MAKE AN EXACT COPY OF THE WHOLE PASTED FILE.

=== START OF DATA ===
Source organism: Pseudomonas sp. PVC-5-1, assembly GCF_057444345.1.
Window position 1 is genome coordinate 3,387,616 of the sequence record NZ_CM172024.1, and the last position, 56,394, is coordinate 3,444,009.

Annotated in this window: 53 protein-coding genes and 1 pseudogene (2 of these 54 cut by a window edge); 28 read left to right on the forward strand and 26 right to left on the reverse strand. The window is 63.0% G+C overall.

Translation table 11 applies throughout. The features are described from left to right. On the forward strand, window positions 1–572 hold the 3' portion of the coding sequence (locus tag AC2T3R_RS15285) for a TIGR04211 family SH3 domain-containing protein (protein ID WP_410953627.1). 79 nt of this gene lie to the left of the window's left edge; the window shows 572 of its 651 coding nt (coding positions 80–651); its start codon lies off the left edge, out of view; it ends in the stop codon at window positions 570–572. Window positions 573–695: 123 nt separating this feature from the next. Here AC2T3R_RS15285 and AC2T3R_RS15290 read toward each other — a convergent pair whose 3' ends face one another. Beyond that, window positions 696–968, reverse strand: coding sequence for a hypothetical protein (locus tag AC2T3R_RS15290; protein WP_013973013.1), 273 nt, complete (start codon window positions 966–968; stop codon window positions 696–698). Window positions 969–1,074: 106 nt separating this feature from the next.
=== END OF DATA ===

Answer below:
Source organism: Pseudomonas sp. PVC-5-1, assembly GCF_057444345.1.
Window position 1 is genome coordinate 3,387,616 of the sequence record NZ_CM172024.1, and the last position, 56,394, is coordinate 3,444,009.

Annotated in this window: 53 protein-coding genes and 1 pseudogene (2 of these 54 cut by a window edge); 28 read left to right on the forward strand and 26 right to left on the reverse strand. The window is 63.0% G+C overall.

Translation table 11 applies throughout. The features are described from left to right. On the forward strand, window positions 1–572 hold the 3' portion of the coding sequence (locus tag AC2T3R_RS15285) for a TIGR04211 family SH3 domain-containing protein (protein ID WP_410953627.1). 79 nt of this gene lie to the left of the window's left edge; the window shows 572 of its 651 coding nt (coding positions 80–651); its start codon lies off the left edge, out of view; it ends in the stop codon at window positions 570–572. Window positions 573–695: 123 nt separating this feature from the next. Here AC2T3R_RS15285 and AC2T3R_RS15290 read toward each other — a convergent pair whose 3' ends face one another. Beyond that, window positions 696–968, reverse strand: coding sequence for a hypothetical protein (locus tag AC2T3R_RS15290; protein WP_013973013.1), 273 nt, complete (start codon window positions 966–968; stop codon window positions 696–698). Window positions 969–1,074: 106 nt separating this feature from the next.